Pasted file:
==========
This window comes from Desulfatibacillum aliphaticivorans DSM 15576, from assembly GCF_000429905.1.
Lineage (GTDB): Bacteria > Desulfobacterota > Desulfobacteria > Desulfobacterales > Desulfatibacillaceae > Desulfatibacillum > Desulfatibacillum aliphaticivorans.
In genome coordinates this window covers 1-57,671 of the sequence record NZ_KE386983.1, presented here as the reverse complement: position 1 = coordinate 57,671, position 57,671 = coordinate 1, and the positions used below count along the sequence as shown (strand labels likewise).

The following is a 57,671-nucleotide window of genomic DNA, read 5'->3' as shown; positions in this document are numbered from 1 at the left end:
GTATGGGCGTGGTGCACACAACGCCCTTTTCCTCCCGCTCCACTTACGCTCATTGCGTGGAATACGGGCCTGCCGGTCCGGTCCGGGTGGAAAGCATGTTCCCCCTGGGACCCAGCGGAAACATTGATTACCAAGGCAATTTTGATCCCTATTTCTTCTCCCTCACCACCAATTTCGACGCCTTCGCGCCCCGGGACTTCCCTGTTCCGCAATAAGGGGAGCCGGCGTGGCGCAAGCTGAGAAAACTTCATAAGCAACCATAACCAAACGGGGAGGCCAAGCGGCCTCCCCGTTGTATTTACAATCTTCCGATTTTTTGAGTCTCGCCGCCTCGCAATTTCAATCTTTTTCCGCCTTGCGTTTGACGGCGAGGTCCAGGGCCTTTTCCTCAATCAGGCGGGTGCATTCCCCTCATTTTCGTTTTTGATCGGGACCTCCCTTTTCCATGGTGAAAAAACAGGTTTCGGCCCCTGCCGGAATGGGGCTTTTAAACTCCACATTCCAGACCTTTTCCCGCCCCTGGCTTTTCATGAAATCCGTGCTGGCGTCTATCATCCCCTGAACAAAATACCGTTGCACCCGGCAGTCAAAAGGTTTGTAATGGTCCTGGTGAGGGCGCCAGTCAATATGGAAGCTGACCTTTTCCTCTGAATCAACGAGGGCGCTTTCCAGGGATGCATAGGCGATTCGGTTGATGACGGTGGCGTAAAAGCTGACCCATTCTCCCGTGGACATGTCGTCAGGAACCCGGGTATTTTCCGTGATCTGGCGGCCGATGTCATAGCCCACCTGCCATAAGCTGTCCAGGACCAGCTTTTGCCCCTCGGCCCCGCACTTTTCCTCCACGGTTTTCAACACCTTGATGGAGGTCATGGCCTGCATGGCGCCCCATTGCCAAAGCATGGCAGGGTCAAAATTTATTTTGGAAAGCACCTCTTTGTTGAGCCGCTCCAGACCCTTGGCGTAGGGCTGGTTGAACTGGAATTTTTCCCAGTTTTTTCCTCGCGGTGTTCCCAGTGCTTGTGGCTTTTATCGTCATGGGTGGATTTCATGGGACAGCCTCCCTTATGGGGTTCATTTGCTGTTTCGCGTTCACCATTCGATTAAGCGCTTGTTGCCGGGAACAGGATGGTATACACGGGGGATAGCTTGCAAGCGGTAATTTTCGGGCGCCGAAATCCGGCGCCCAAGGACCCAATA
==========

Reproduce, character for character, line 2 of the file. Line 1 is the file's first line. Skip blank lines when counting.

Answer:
Lineage (GTDB): Bacteria > Desulfobacterota > Desulfobacteria > Desulfobacterales > Desulfatibacillaceae > Desulfatibacillum > Desulfatibacillum aliphaticivorans.